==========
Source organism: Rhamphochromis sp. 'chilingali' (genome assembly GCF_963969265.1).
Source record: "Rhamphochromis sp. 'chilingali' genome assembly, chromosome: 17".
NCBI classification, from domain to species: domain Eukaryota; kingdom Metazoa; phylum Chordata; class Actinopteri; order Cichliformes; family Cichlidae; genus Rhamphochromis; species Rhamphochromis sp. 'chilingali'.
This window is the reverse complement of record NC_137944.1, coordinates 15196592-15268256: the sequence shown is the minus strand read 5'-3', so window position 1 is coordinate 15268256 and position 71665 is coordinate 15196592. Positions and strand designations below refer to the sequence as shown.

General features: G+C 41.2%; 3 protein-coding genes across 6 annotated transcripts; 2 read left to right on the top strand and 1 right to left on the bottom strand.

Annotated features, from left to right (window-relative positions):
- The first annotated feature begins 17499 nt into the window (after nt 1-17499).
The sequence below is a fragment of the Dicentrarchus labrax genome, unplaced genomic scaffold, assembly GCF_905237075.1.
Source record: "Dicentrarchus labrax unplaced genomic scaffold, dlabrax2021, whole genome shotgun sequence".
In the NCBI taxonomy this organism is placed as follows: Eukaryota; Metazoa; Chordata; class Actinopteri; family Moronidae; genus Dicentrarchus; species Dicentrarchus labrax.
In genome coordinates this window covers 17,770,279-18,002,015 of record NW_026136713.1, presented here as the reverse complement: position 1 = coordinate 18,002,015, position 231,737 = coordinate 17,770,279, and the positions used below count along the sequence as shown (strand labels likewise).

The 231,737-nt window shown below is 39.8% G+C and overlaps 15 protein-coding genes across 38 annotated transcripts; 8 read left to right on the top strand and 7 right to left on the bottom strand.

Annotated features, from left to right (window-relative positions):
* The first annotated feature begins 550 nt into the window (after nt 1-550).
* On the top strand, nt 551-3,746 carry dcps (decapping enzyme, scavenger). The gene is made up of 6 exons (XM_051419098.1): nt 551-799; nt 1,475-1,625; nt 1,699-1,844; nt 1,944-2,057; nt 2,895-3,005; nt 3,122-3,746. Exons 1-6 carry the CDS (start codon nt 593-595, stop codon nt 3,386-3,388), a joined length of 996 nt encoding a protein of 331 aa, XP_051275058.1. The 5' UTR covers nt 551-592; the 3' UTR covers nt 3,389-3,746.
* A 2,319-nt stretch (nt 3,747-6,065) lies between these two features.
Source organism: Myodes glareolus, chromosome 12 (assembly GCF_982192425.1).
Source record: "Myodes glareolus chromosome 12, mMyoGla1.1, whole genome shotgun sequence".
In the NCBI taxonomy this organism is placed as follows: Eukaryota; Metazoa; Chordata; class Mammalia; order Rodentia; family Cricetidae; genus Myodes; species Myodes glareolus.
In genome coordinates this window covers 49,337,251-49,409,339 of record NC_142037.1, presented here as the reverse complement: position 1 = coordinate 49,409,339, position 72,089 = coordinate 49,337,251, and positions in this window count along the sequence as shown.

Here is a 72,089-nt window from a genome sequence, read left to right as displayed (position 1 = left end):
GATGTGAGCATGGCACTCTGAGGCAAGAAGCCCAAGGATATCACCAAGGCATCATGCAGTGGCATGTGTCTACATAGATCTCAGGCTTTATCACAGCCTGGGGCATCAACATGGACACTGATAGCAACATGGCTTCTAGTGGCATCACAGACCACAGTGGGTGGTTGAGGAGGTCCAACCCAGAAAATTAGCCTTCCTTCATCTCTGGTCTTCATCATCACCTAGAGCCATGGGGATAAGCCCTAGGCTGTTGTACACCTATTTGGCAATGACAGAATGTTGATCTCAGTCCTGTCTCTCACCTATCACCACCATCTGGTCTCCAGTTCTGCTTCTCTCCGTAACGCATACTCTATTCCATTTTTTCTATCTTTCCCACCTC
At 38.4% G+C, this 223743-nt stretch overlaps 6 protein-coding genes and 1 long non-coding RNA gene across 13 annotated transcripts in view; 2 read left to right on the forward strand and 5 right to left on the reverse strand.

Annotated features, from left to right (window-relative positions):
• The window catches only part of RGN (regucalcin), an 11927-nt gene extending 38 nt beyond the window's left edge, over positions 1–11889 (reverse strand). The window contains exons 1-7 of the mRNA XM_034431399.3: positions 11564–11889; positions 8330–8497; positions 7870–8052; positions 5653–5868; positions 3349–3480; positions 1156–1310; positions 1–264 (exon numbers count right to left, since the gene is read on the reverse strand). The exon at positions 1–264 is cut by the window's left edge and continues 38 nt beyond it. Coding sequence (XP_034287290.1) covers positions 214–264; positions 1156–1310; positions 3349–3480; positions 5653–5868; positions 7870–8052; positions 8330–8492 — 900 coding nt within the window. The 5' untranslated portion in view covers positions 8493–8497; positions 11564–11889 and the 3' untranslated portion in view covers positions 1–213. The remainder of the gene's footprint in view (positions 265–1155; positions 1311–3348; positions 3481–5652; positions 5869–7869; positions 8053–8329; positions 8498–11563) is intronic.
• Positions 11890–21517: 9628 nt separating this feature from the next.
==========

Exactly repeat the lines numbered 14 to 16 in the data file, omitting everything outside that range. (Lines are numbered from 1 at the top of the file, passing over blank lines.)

* The first annotated feature begins 550 nt into the window (after nt 1-550).
* On the top strand, nt 551-3,746 carry dcps (decapping enzyme, scavenger). The gene is made up of 6 exons (XM_051419098.1): nt 551-799; nt 1,475-1,625; nt 1,699-1,844; nt 1,944-2,057; nt 2,895-3,005; nt 3,122-3,746. Exons 1-6 carry the CDS (start codon nt 593-595, stop codon nt 3,386-3,388), a joined length of 996 nt encoding a protein of 331 aa, XP_051275058.1. The 5' UTR covers nt 551-592; the 3' UTR covers nt 3,389-3,746.
* A 2,319-nt stretch (nt 3,747-6,065) lies between these two features.